You are in the dark theatre and the screen begins to fill with the side of someone’s face. Dialogue begins, “What am I doing with my life?” The dialogue continues in a sort of monotone but engaging tone. We see a close up of a big blue eye, and really white skin. The dialogue continues in the voice of the person we see on screen. His eyes shift and he talks about getting out more and having better posture. People would respect him more if he had better posture. He asks himself, “Why can’t I connect with people?” The camera zooms out and we see him walking, or rather, trudging along in an airport. “Oh right, I’m dead.” The dialogue continues, and the watcher can’t help but chuckle.
This is the opening to perhaps one of the best movies I have seen, Warm Bodies. It is a romantic tale of a zombie falling in love with a living girl, a new twist on the zombie apocalypse. We have Nicholas Hoult cast as R (the main character, or zombie) and Teresa Palmer as Julie, the living girl. The film was based on Isaac Marion’s novel by the same name.
What I really like about the film was the way it explores humanity. What exactly makes us human? We have R, a zombie who wants so much to be alive again, to connect with other people. He has this conscience, even though society has deemed him and all other zombies as mere ‘corpses’, incapable of thinking for themselves. He hungers for human flesh, but every time he feeds, he knows what he’s doing is wrong. One day, he and a pack of other zombies find some humans; among this group is Julie, whom R is attracted to.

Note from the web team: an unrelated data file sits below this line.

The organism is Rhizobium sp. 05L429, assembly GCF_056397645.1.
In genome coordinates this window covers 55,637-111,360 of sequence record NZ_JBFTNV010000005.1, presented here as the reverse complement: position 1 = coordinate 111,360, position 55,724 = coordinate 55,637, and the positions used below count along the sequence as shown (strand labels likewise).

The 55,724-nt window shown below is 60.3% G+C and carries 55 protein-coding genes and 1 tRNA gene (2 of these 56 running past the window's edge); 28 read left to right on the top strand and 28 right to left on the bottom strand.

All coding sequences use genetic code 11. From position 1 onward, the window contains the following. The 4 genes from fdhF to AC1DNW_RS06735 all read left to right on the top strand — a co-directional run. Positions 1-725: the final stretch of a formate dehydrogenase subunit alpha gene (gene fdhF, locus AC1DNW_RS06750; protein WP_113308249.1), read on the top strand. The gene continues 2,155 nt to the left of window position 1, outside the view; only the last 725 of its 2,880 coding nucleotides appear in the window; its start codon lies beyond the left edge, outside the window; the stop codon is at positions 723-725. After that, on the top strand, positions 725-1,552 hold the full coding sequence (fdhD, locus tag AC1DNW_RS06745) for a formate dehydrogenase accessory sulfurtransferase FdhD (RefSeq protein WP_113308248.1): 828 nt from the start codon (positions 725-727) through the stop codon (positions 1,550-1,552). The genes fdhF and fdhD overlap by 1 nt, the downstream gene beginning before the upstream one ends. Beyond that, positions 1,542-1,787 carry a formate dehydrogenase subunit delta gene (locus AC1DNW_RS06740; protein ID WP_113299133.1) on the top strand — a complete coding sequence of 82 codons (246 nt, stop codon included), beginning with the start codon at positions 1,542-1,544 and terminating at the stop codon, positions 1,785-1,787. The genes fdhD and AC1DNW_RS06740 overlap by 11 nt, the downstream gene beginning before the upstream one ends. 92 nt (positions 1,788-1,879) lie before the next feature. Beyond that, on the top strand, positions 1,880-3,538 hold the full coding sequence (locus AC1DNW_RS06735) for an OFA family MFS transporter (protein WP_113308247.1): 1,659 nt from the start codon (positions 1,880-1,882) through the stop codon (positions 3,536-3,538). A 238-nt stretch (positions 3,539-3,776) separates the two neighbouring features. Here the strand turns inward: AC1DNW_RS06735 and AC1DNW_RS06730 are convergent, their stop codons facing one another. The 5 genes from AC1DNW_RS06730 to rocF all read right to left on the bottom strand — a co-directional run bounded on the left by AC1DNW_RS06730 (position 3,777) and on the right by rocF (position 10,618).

Another aspect of the movie I enjoyed was the romantic twist and Shakespearean influences in the plot. A zombie being friends with a human is not exactly the status quo. In the Walking Dead, it tends to be either you blast the head off the zombie or they get to eat you. In Shaun of the Dead, it is pretty much the same shindig. In Warm Bodies, R saves Julie and keeps her alive. That is the complete reverse of how zombies are supposed to be. R is caring and thinks and wants to be alive. That is not your run of the mill living dead.
As for Shakespeare being present, we can start with the whole starcrossed lovers bit. R and Julie live in the post-apocalyptic society where survival means humans kill zombies. Humans do not love zombies. Zombies do not care about humans. Yet here we have a zombie and a living girl in quite the unfortunate predicament of liking each other but having society shun their being together. Then we have a balcony scene. This was the point where I finally realized that R was Romeo and Julie was Juliet. Insert ‘I see what you did there’ meme.
All in all, Warm Bodies was a fantastic movie. You will be left with a severe case of the feels and perhaps not be able to deal with how amazing the film you just witnessed was. It is comedic, romantic, and had zombies. I give the movie a five out of five, simply because I’m still trying to comprehend the beauty of what I beheld in the theatre.